Unit allows continuous TMF disposal

Oxfordshire-based group Microbial Solutions has launched the latest version of its bioreactor for continuous disposal of toxic metalworking fluids.


Oxfordshire-based group Microbial Solutions has launched the latest version of its bioreactor for continuous disposal of toxic metalworking fluids (MWFs).



The latest design incorporates modular continuous flow capabilities and builds on the company’s existing microcycle technology, which has recently undergone trials at BAE Systems’ Brough facility.



The technology is aimed at replacing MWF clean-up systems, such as vacuum evaporation and ultra filtration, which are energy intensive and produce oily waste residues.



Will Pope, chief executive of Microbial Solutions, said: ‘Overall we think our bioreactors are around 50 per cent of the cost of the classical competition in terms of energy efficiency. Unlike the other systems, we don’t have to heat up to great temperatures or use huge pressures.’



The system works by treating MWFs in a bioreactor that carries a selection of bacterial cultures. When mixed with the MWFs, the bacteria are able to reduce the toxic levels of the fluids by up to 98 per cent.



Since trialling the system with BAE, the company has adapted the design to allow for continuous flow and treatment of MWFs on a modular basis.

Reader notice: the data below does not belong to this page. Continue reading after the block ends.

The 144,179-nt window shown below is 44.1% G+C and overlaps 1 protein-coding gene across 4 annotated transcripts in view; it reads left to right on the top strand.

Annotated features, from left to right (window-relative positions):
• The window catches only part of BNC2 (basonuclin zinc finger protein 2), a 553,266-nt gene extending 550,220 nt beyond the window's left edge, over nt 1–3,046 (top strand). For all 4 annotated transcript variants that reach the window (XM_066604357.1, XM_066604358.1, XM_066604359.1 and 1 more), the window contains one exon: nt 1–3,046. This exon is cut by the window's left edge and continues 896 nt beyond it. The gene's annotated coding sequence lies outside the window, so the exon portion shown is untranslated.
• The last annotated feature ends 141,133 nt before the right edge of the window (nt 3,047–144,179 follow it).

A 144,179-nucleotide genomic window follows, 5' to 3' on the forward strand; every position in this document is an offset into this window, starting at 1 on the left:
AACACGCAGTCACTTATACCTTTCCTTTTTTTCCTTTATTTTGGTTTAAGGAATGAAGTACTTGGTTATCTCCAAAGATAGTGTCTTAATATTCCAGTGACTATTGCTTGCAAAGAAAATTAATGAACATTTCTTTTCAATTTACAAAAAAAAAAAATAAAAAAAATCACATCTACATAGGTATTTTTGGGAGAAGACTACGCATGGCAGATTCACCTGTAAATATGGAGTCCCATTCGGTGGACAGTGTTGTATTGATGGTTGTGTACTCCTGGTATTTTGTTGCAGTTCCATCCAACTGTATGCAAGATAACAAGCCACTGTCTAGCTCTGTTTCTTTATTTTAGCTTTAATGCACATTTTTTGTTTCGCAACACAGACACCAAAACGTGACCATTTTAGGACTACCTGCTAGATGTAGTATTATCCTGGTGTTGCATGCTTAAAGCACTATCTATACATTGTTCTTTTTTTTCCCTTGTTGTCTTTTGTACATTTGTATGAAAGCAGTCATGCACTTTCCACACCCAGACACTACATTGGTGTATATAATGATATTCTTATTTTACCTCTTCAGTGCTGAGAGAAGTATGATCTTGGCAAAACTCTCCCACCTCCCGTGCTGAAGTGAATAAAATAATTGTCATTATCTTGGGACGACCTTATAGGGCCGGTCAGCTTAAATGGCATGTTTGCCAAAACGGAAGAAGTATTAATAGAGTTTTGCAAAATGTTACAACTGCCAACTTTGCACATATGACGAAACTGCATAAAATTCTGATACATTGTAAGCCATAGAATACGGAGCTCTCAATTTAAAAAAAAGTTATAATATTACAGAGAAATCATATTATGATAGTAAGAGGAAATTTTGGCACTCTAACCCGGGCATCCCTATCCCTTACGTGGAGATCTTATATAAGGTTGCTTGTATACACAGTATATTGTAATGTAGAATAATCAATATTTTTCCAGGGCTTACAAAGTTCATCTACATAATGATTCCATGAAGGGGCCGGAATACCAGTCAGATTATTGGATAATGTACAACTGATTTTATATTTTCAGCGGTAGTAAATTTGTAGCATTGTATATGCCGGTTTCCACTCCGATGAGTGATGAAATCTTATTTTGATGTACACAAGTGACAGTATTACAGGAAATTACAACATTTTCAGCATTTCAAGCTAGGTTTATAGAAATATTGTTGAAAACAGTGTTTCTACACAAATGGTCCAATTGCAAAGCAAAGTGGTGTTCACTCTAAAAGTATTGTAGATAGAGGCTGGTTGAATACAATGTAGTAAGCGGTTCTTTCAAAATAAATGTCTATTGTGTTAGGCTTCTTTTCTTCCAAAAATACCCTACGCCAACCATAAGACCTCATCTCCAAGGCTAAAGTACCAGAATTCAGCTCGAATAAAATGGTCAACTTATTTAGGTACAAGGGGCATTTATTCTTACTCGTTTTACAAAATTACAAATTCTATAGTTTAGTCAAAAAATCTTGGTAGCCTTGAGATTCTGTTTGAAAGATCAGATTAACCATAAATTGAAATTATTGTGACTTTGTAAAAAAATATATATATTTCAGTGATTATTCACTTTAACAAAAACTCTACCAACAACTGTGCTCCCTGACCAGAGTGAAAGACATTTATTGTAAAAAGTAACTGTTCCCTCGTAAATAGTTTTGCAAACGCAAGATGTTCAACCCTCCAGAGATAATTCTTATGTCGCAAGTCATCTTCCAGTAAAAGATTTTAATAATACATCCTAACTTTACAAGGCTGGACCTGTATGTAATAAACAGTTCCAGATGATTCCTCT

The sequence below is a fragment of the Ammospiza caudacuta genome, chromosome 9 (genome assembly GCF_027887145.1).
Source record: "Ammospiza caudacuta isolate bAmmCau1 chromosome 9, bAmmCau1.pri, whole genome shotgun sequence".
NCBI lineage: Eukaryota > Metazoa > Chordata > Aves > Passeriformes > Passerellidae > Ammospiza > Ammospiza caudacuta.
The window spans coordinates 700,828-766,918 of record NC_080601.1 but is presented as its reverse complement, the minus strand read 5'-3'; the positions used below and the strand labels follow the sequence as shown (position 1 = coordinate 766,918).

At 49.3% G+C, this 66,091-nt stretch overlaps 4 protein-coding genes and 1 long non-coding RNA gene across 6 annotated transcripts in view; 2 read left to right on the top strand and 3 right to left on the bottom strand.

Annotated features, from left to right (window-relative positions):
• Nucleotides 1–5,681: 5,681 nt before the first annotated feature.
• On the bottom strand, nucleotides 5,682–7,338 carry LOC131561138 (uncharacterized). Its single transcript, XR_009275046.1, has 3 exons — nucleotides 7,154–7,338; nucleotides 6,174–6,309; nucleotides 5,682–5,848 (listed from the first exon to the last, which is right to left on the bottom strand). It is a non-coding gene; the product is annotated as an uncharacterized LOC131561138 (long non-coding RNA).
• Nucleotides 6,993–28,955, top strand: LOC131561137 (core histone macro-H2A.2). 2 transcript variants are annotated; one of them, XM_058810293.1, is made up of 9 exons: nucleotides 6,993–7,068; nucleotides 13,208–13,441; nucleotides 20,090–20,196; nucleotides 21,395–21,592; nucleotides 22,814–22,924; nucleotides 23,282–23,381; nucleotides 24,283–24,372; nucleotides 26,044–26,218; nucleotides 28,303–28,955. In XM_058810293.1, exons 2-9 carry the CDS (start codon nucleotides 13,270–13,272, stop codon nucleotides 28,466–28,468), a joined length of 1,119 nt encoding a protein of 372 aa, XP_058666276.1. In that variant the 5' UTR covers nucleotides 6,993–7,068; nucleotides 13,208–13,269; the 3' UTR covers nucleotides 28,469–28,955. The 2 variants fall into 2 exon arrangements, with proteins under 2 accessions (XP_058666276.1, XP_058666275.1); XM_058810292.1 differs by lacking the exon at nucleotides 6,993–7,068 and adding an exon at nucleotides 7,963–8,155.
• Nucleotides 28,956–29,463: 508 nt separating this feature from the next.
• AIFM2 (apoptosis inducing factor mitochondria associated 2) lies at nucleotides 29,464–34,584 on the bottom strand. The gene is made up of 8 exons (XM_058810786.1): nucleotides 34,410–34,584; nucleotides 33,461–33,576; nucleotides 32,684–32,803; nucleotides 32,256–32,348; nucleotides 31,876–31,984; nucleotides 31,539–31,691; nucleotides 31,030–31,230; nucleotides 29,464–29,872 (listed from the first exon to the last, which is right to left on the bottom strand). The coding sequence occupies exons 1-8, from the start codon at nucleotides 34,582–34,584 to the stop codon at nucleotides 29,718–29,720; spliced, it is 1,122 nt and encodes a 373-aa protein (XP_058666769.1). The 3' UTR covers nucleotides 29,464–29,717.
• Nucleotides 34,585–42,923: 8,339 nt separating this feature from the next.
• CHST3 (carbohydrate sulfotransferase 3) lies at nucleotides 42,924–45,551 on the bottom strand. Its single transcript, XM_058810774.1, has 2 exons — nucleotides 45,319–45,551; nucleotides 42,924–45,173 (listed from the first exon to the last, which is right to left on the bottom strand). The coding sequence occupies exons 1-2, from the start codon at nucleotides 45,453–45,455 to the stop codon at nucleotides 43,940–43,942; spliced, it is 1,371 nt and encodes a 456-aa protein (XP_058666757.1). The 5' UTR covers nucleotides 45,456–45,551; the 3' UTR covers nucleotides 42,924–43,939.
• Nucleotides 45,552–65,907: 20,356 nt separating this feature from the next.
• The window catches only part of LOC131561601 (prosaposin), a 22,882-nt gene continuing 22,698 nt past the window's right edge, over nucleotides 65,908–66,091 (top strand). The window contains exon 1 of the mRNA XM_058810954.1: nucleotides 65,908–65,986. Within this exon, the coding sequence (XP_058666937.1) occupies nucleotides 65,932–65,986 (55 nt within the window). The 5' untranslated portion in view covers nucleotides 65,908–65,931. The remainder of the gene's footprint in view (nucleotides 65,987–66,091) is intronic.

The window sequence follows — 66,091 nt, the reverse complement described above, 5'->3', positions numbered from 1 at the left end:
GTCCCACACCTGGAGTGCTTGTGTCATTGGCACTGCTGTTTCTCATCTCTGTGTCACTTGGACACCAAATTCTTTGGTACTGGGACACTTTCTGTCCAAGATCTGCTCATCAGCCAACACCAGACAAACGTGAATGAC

Pope added: ‘In our original bioreactor, we put a certain amount of MWF in and left it for a period of time. That’s fine, but of course it involves operator time  you’ve got to fill it up, leave it for a while, check its position and then you release it and refill.



‘The advantage of the new continuous flow bioreactor is you simply plug it in and leave it. You pump the MWF at a determined rate at one end, and at the other end, treated effluent runs out. That’s a huge gain in terms of operator time.’



The bioreactors can also change size to suit requirements. This is done using a cell system, whereby each cell works independently to treat certain amounts of MWFs. The amount of cells can be increased or reduced depending on the amount of fluid that needs treating.



Pope said: ‘The biological principle is the same, so there is no new risk involved in the technology of how the bugs metabolise the toxic MWF. However, mechanically what we’ve been able to do is adjust the flow rates and retention times in the tanks so that the bioreaction is completed in the right period of time to give the output performance.’


The company has a seven-tonne unit installed in its workshop, which is the largest bioreactor it has operated. According to Pope, the group is in the process of setting up another bioreactor at a large automotive manufacturer at 10 times the size. This is due to be operational early next year.


Ellie Zolfagharifard